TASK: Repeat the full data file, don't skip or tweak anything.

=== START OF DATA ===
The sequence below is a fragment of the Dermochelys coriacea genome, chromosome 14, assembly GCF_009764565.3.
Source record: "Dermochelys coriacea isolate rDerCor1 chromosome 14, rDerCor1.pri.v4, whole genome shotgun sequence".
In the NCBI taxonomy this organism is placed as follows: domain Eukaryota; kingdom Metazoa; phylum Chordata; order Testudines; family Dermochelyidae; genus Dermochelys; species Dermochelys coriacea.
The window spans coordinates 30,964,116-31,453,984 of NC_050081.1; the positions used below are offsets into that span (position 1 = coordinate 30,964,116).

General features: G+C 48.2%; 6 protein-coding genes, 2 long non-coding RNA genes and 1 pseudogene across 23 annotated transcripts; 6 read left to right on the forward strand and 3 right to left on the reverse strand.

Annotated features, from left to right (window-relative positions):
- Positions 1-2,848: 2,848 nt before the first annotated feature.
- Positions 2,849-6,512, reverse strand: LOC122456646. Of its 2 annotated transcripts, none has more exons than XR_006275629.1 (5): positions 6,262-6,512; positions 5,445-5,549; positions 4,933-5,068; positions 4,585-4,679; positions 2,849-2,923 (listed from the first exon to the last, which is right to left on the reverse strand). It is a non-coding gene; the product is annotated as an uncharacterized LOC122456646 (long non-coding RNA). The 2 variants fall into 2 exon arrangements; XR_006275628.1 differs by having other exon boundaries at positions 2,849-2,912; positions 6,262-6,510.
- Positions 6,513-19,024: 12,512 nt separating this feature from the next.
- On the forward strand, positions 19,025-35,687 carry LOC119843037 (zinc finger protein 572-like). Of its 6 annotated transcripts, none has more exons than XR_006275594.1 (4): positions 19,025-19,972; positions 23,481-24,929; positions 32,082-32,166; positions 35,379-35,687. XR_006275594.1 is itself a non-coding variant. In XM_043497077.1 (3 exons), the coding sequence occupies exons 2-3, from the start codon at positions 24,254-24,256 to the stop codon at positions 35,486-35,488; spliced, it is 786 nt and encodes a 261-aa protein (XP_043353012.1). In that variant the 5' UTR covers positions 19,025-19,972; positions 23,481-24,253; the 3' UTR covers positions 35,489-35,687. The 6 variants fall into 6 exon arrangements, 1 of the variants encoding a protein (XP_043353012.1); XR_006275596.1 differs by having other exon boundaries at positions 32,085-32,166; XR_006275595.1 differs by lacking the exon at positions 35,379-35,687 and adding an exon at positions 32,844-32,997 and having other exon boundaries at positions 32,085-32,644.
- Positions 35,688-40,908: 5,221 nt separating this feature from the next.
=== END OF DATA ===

The sequence below is a fragment of the Dermochelys coriacea genome, chromosome 14, assembly GCF_009764565.3.
Source record: "Dermochelys coriacea isolate rDerCor1 chromosome 14, rDerCor1.pri.v4, whole genome shotgun sequence".
In the NCBI taxonomy this organism is placed as follows: domain Eukaryota; kingdom Metazoa; phylum Chordata; order Testudines; family Dermochelyidae; genus Dermochelys; species Dermochelys coriacea.
The window spans coordinates 30,964,116-31,453,984 of NC_050081.1; the positions used below are offsets into that span (position 1 = coordinate 30,964,116).

General features: G+C 48.2%; 6 protein-coding genes, 2 long non-coding RNA genes and 1 pseudogene across 23 annotated transcripts; 6 read left to right on the forward strand and 3 right to left on the reverse strand.

Annotated features, from left to right (window-relative positions):
- Positions 1-2,848: 2,848 nt before the first annotated feature.
- Positions 2,849-6,512, reverse strand: LOC122456646. Of its 2 annotated transcripts, none has more exons than XR_006275629.1 (5): positions 6,262-6,512; positions 5,445-5,549; positions 4,933-5,068; positions 4,585-4,679; positions 2,849-2,923 (listed from the first exon to the last, which is right to left on the reverse strand). It is a non-coding gene; the product is annotated as an uncharacterized LOC122456646 (long non-coding RNA). The 2 variants fall into 2 exon arrangements; XR_006275628.1 differs by having other exon boundaries at positions 2,849-2,912; positions 6,262-6,510.
- Positions 6,513-19,024: 12,512 nt separating this feature from the next.
- On the forward strand, positions 19,025-35,687 carry LOC119843037 (zinc finger protein 572-like). Of its 6 annotated transcripts, none has more exons than XR_006275594.1 (4): positions 19,025-19,972; positions 23,481-24,929; positions 32,082-32,166; positions 35,379-35,687. XR_006275594.1 is itself a non-coding variant. In XM_043497077.1 (3 exons), the coding sequence occupies exons 2-3, from the start codon at positions 24,254-24,256 to the stop codon at positions 35,486-35,488; spliced, it is 786 nt and encodes a 261-aa protein (XP_043353012.1). In that variant the 5' UTR covers positions 19,025-19,972; positions 23,481-24,253; the 3' UTR covers positions 35,489-35,687. The 6 variants fall into 6 exon arrangements, 1 of the variants encoding a protein (XP_043353012.1); XR_006275596.1 differs by having other exon boundaries at positions 32,085-32,166; XR_006275595.1 differs by lacking the exon at positions 35,379-35,687 and adding an exon at positions 32,844-32,997 and having other exon boundaries at positions 32,085-32,644.
- Positions 35,688-40,908: 5,221 nt separating this feature from the next.